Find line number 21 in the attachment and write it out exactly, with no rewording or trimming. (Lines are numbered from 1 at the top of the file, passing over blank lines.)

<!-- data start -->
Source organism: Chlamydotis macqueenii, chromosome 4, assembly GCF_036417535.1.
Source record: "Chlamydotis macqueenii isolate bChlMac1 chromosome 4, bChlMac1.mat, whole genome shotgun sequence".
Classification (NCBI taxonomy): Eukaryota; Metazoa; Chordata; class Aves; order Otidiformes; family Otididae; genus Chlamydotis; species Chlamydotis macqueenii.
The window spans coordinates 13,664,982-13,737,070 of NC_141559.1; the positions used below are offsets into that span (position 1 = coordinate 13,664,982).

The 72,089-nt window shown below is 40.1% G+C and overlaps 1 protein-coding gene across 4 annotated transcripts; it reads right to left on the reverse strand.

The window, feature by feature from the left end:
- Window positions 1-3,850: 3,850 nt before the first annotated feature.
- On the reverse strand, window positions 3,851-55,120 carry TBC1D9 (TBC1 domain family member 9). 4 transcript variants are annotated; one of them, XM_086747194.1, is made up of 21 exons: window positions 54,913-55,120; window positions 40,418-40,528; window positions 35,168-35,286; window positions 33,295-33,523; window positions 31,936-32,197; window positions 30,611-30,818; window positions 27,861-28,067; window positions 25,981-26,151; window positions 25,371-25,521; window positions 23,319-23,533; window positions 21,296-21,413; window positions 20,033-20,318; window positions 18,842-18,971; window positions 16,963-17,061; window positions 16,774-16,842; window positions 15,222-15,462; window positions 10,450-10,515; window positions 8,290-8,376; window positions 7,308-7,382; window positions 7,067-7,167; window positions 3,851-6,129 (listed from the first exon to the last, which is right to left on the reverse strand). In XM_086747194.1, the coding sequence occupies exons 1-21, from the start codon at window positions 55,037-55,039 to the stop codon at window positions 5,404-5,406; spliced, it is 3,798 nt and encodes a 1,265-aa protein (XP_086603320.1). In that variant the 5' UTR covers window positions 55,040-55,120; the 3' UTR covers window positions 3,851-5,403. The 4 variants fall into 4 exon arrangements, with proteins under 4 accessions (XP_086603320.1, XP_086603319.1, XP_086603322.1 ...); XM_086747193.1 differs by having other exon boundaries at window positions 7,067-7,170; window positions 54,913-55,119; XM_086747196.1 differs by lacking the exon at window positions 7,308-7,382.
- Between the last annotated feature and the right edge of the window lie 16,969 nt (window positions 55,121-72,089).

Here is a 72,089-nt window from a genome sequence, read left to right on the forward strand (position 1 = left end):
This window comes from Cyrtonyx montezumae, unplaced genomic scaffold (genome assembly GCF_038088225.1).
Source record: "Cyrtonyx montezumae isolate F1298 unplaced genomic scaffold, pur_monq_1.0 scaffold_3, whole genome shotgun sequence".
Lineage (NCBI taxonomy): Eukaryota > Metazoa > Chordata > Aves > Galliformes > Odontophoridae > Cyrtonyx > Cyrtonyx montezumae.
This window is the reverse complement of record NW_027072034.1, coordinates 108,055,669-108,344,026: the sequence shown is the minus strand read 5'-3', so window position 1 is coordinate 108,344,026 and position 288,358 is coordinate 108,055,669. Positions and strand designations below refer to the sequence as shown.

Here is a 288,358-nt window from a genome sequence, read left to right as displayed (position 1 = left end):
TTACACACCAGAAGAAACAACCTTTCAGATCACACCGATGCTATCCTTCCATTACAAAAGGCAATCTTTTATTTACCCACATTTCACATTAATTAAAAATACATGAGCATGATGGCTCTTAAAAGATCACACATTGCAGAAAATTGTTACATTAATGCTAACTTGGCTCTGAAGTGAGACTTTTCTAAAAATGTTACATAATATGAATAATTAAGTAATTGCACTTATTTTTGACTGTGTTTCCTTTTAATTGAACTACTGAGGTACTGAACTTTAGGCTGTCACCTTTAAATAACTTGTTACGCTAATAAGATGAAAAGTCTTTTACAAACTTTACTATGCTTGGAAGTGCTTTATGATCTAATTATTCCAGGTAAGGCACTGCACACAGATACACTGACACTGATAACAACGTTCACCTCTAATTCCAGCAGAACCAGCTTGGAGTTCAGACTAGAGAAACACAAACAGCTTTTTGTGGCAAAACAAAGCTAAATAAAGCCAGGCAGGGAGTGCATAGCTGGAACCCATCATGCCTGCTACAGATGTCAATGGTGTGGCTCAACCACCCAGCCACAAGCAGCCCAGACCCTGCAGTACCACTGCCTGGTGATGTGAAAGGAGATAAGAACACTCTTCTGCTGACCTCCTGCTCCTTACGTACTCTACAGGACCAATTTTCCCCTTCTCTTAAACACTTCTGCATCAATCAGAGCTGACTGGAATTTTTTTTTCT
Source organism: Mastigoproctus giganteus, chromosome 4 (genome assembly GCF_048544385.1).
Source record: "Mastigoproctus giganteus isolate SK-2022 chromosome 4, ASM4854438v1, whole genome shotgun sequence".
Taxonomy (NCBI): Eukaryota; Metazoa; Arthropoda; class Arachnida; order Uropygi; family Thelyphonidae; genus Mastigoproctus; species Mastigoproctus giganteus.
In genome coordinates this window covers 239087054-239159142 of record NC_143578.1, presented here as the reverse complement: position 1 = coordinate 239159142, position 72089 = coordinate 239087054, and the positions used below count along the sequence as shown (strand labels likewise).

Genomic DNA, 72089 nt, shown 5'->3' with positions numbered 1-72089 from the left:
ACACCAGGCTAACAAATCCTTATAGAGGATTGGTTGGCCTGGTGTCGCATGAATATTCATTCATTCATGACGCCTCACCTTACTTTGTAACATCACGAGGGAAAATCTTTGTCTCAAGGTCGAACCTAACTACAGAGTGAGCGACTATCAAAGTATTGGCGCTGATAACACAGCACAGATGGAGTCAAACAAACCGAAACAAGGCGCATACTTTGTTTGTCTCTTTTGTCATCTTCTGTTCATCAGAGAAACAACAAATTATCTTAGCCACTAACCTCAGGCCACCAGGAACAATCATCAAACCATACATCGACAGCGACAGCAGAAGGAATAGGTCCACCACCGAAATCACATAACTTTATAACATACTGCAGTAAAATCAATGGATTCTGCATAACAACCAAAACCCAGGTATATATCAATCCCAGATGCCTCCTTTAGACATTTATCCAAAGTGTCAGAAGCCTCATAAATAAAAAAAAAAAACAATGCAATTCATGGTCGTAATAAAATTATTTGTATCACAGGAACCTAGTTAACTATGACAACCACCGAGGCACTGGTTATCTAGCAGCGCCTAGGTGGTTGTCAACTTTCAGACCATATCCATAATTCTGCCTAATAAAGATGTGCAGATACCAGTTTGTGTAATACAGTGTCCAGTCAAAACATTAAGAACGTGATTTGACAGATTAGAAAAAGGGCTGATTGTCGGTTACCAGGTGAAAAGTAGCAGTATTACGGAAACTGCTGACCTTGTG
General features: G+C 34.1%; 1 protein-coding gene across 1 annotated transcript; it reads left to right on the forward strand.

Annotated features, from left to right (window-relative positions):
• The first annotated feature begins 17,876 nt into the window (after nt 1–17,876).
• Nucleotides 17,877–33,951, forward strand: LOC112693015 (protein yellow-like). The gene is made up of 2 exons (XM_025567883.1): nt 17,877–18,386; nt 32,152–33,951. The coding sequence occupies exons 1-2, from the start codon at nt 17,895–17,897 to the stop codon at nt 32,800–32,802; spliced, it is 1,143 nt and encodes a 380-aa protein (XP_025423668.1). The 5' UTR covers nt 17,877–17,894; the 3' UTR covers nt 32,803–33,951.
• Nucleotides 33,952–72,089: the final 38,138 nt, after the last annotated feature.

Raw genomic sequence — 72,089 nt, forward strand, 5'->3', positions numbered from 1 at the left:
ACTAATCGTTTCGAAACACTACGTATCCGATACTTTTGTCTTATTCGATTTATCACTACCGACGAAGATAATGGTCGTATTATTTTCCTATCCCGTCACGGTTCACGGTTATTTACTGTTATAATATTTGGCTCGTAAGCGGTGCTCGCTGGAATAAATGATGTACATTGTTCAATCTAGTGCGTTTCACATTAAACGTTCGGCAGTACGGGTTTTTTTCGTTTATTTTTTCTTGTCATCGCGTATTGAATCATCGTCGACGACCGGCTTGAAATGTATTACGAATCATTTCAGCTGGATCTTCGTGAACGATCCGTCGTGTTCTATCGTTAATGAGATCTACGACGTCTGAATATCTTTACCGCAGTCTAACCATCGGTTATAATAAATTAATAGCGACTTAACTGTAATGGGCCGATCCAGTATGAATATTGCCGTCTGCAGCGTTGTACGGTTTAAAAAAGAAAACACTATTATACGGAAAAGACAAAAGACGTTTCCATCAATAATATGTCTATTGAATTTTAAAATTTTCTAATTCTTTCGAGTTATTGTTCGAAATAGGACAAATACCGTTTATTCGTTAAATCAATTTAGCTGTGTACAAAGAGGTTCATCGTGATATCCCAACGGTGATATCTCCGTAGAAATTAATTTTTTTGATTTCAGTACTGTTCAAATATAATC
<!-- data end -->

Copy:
Genomic DNA, 72089 nt, shown 5'->3' with positions numbered 1-72089 from the left: